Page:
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Cloud Computing: Principles and Paradigms by Andrzej Goscinski, James Broberg, Rajkumar Buyya

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Chapter 15. AN ARCHITECTURE FOR FEDERATED CLOUD COMPUTING

BENNY ROCHWERGER, CONSTANTINO VÁZQUEZ, DAVID BREITGAND, DAVID HADAS, MASSIMO VILLARI, PHILIPPE MASSONET, ELIEZER LEVY, ALEX GALIS, IGNACIO M. LLORENTE, RUBÉN S. MONTERO, YARON WOLFSTHAL, KENNETH NAGIN, LARS LARSSON, and FERMÍN GALÁN

INTRODUCTION

Utility computing, a concept envisioned back in the 1960s, is finally becoming a reality. Just as we can power a variety of devices, ranging from a simple light bulb to complex machinery, by plugging them into the wall, today we can satisfy, by connecting to the Internet, many of our computing needs, ranging from full pledge productivity applications to raw compute power in the form of virtual machines. Cloud computing [1], in all its different forms, is rapidly gaining momentum as an alternative to traditional IT, and the reasons for this are clear: In principle, it allows individuals and companies to fulfill all their IT needs with minimal investment and controlled expenses (both capital and operational).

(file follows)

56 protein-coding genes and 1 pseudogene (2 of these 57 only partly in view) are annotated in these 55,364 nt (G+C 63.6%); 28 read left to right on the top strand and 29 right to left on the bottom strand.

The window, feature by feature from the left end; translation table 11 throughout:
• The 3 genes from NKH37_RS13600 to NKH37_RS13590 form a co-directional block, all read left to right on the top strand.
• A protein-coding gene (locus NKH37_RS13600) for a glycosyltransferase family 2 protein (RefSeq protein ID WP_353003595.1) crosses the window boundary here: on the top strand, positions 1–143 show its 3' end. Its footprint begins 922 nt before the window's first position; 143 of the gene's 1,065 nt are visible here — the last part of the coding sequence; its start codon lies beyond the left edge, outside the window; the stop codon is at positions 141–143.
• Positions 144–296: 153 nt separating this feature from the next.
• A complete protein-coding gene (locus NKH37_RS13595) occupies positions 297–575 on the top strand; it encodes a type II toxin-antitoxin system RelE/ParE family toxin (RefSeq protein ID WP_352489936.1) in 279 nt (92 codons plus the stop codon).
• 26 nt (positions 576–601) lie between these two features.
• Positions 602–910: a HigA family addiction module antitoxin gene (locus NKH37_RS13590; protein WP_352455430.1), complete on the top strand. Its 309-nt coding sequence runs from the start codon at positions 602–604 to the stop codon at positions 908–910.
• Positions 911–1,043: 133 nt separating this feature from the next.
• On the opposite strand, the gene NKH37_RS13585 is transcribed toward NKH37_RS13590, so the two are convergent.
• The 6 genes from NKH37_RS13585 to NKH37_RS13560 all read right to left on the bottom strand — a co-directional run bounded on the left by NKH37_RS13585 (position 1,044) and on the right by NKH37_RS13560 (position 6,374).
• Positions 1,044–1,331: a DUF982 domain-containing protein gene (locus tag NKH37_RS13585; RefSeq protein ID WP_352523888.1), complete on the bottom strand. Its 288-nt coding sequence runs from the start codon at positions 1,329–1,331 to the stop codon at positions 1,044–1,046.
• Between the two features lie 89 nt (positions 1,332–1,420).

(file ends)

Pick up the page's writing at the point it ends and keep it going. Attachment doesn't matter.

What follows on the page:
Cloud computing enables companies and individuals to lease resources on-demand from a virtually unlimited pool. The "pay as you go" billing model applies charges for the actually used resources per unit time. This way, a business can optimize its IT investment and improve availability and scalability.

While cloud computing holds a lot of promise for enterprise computing, there are a number of inherent deficiencies in current offerings such as:

  • Inherently Limited Scalability of Single-Provider ...

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